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Dilip Hiro

Dilip Hiro is the author of Sharing the Promised Land: A Tale of Israelis and Palestinians (Interlink), Between Marx and Muhammad: The Changing Face of Central Asia (HarperCollins), Neighbors, Not Friends: Iraq and Iran After the Gulf Wars (Routledge), War Without End: Rise of Islamist Terrorism and the Global Response (also Routledge), Iraq: In the Eye of the Storm (Nation Books), Secrets and Lies: Operation "Iraqi Freedom" and After, The Iranian Labyrinth: Journeys Through Theocratic Iran and its Furies, Blood of the Earth: The Battle for the World’s Vanishing Oil Resources and, most recently, After Empire: The Birth of a Multipolar World (all Nation Books).

  • Environment November 21, 2005

    An Oil-Slicked Playing Field

    The scramble for petroleum by developing countries worldwide is reshaping global geopolitics in favor of oil-rich nations like Iran, Venezuela and Sudan.

    Dilip Hiro

  • Global Organizations August 31, 2005

    Iran’s Nuclear Ambitions

    By insisting on its right to develop the full range of nuclear technology, Iran has become a Third World hero.

    Dilip Hiro

  • Regions and Countries March 9, 2004

    Iran and America

    Iran and America are following a negative policy of not alienating each other.

    Dilip Hiro

  • Armed Conflicts January 15, 2004

    Sectarianism in Iraq

    Saddam Hussein's capture on December 13 ended the role of the minority Sunni Arabs as Iraq's ruling group since 1638, when the Sunni Ottoman Turks captured Mesopotamia (then comprising Baghdad an

    Dilip Hiro

  • Regions and Countries December 18, 2002

    The Post-Saddam Problem

    An Iraqi opposition meeting does not inspire confidence in US postwar plans.

    Dilip Hiro

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  • Regions and Countries December 16, 2002

    Oil, Iraq and America

    For more from Hiro on Iraq, read Iraq: In the Eye of the Storm, a short, lucid primer recently published by NationBooks.

    Dilip Hiro

  • Foreign Policy August 1, 2002

    Iraq Woos Its Neighbors

    With the drumbeat for war on Iraq growing louder in Washington by the day, the latest United States-backed Iraqi opposition group--the Iraqi Military Alliance--was established with great fanfare in London in mid-July by some eighty former Iraqi officers. If this was an attempt at priming the Iraqi opposition pump as a prelude to overthrowing the regime of Saddam Hussein, holding a much-hyped press conference seemed an odd way to proceed.

    An incisive comment came from an independent-minded Iraqi lawyer. "The American policy-makers believe that if you scare Saddam and threaten him, he will yield," he said. "They think this high profile meeting in London will ruffle his feathers. Also, it gives a military dimension to the predominantly civilian Iraqi National Congress." But Saddam does not scare so easily. In his televised address to the nation on July 17, he asserted that "evil tyrants and oppressors" would not be able to overthrow him and his regime. "You will never defeat me this time," he declared.

    Behind this bravado lies Iraq's well-tailored policy of reconciliation with its neighbors, which its foreign minister, Naji Sabri, has been following doggedly for the past several months. A Christian and former professor of English literature at Baghdad University, the smooth and sophisticated Sabri started the year with a groundbreaking trip to Teheran to resolve the prisoners-of-war exchange issue with Iran. The following month he flew to Ankara, where he expressed flexibility on renewed UN inspections. At the Arab summit in Beirut in March, Iraq recognized Kuwait's border and promised to discuss the issue of Kuwaiti POWs. "We have instructed our media to avoid any references which may annoy the State of Kuwait," said Sabri after the summit. Since then he has sought the assistance of his Qatari and Omani counterparts to improve Baghdad's relations with Kuwait.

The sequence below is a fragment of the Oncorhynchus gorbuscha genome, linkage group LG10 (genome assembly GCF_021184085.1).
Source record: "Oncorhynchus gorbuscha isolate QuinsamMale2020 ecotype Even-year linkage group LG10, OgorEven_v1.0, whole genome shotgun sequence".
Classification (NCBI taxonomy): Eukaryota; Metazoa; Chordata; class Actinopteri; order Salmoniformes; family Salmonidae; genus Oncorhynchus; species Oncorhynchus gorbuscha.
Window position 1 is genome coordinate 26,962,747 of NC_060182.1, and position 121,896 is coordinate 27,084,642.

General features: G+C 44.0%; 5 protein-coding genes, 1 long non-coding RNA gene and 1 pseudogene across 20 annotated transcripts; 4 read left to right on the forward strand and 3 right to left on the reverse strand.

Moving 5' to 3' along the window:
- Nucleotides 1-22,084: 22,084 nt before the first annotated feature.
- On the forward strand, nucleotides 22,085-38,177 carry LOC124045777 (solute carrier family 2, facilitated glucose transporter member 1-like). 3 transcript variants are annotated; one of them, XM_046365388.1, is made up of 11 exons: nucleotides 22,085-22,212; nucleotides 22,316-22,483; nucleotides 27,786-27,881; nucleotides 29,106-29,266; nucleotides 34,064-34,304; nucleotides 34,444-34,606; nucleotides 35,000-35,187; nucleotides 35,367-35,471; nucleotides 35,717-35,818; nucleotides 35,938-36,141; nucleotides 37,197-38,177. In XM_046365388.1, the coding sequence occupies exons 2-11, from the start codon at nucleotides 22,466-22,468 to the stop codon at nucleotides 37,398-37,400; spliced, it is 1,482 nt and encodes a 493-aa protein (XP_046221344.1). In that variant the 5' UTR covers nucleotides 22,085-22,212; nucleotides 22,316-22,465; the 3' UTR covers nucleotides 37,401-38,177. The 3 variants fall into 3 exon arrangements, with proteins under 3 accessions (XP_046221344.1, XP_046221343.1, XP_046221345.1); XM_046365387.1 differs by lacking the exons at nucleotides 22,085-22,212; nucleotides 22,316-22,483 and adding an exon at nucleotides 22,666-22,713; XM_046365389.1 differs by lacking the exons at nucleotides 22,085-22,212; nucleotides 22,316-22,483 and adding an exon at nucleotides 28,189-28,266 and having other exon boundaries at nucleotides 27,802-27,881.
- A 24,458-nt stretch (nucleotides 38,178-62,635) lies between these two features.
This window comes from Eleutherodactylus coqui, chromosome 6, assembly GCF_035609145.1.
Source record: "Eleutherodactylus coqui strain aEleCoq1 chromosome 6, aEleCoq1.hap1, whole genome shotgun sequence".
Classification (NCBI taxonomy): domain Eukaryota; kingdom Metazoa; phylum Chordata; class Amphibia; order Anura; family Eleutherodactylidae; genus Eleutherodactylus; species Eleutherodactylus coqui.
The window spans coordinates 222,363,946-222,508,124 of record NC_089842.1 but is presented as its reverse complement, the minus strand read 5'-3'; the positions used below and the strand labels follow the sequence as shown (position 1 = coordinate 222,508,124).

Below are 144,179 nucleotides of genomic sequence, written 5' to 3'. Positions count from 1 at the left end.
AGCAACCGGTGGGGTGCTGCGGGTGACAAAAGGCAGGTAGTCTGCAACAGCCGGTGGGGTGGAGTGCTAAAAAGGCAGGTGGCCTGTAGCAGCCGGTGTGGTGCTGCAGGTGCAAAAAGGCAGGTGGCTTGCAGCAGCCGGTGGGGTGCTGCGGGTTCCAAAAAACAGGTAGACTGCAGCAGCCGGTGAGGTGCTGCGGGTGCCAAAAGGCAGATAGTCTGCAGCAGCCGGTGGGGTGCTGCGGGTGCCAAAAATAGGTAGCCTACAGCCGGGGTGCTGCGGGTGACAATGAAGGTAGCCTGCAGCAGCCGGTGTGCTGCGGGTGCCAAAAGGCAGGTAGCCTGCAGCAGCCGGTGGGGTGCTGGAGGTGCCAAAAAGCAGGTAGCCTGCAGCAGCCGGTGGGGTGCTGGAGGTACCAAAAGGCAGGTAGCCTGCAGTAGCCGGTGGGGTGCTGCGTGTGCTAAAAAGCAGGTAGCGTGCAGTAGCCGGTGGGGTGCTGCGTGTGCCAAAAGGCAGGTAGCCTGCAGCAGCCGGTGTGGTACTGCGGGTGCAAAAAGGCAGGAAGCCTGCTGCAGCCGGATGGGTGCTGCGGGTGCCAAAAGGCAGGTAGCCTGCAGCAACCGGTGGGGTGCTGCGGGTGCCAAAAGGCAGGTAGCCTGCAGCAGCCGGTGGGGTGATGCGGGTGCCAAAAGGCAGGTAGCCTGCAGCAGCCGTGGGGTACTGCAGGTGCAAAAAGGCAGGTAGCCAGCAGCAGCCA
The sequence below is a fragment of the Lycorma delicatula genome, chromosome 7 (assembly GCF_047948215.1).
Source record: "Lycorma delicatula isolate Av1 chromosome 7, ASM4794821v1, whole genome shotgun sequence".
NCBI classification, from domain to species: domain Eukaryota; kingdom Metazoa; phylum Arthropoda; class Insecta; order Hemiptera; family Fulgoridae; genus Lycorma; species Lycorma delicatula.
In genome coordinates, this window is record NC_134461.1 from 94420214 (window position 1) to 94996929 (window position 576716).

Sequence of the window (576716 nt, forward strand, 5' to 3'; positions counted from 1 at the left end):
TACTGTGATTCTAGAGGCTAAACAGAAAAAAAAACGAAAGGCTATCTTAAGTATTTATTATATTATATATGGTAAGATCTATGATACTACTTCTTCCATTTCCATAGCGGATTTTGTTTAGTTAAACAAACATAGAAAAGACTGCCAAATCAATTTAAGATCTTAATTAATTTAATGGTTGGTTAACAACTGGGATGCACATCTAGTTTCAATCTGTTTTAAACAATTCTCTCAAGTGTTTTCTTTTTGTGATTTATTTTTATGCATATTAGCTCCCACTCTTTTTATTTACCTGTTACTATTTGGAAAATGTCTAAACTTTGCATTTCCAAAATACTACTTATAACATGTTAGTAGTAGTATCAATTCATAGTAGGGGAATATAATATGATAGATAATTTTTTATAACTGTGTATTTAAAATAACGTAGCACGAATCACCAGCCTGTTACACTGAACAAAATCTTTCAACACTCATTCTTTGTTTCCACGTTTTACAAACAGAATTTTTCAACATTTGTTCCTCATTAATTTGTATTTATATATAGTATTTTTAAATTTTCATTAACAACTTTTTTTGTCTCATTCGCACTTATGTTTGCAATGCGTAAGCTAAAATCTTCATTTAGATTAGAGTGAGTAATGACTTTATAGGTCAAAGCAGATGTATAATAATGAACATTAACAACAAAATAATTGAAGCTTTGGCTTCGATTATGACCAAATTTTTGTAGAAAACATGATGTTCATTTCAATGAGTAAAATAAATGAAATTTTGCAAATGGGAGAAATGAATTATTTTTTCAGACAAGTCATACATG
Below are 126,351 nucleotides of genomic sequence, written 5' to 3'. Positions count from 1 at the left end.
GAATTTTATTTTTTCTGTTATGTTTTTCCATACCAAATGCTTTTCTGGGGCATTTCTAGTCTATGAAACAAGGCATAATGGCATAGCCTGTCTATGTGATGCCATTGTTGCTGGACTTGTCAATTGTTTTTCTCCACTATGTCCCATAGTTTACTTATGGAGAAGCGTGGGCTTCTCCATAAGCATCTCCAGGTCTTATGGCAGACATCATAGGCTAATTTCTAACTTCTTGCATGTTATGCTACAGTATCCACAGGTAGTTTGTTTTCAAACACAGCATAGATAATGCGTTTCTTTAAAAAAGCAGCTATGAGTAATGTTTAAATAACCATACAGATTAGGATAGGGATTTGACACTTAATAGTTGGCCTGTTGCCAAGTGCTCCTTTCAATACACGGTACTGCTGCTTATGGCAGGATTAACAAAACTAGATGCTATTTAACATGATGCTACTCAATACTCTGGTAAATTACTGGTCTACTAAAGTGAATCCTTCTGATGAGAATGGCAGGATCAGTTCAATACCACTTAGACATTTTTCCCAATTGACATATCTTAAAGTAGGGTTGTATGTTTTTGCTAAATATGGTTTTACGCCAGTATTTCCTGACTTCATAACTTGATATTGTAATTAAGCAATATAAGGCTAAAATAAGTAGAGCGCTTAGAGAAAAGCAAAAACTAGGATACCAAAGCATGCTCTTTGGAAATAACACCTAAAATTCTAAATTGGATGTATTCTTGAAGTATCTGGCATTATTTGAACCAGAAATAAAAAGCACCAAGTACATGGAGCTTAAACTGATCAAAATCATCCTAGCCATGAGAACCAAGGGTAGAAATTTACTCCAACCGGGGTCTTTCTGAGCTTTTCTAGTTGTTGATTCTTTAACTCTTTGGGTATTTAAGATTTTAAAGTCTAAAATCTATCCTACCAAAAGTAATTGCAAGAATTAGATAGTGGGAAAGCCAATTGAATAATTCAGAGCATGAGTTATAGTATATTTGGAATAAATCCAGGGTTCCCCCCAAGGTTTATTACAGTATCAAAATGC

The strategy seems to be paying off. Sheikh Jaber Mubarak al Sabah, the Kuwaiti defense minister, said in late July that his country would approve a US attack on Iraq only if it is done under the auspices of the United Nations. "Kuwait does not support threats to strike or launch an attack against Iraq." Baghdad's relations with Saudi Arabia have improved, too. Riyadh has reopened its border with Iraq at Arar, and Saudi companies are doing business in Iraq within the framework of the UN oil-for-food scheme. The desert kingdom has refused to allow the Pentagon use of the Prince Sultan air base at Al Kharj in case of war against Iraq.

    Hence the US pressure on Jordan to allow its air bases to be used instead--a prospect that sent a tearful King Abdullah rushing to a European leader to complain about the US plan to attack Iraq from his kingdom at a time when Arab frustration with the stalemate on the Israeli-Palestinian front is rising by the day. (That was before Israel's widely condemned dropping of a one-ton bomb in Gaza, killing fifteen and injuring 160.)

    King Abdullah's European interlocutor was certainly sympathetic to the monarch's plight. All the European countries except Britain are urging Washington to construct a coalition for Israeli-Palestinian peacemaking, not for warmaking in Iraq. In this effort they have the backing of Turkey, a neighbor of Iraq and a NATO member that allows the use of its Incirlik air base by US and British warplanes monitoring the northern Iraqi no-fly zone.

    In his July 21 interview on state television, Turkish Prime Minister Bulent Ecevit said the United States should consider alternatives to military action against Baghdad. "There are other measures to deter the Iraqi regime from being a threat to the region," he said. "Iraq developed technologically and economically despite the embargo that it cannot be compared to Afghanistan or Vietnam." What is more, Ecevit warned that it would not be possible for America to "get out easily" from Iraq. Such a prospect was outlined by Sir Peter de la Billiere, who commanded the British troops in the 1991 Gulf War. Discussing the prospect of US, British and French troops capturing Baghdad, he wrote in his Storm Command: A Personal Account of the Gulf War, "Saddam Hussein...would have slipped away into the desert and organized a guerrilla movement.... We would then have found ourselves with the task of trying to run a country shattered by war, which at the best of times is deeply split into factions.... Either we would have to set up a puppet government or withdraw ignominiously without a proper regime in power."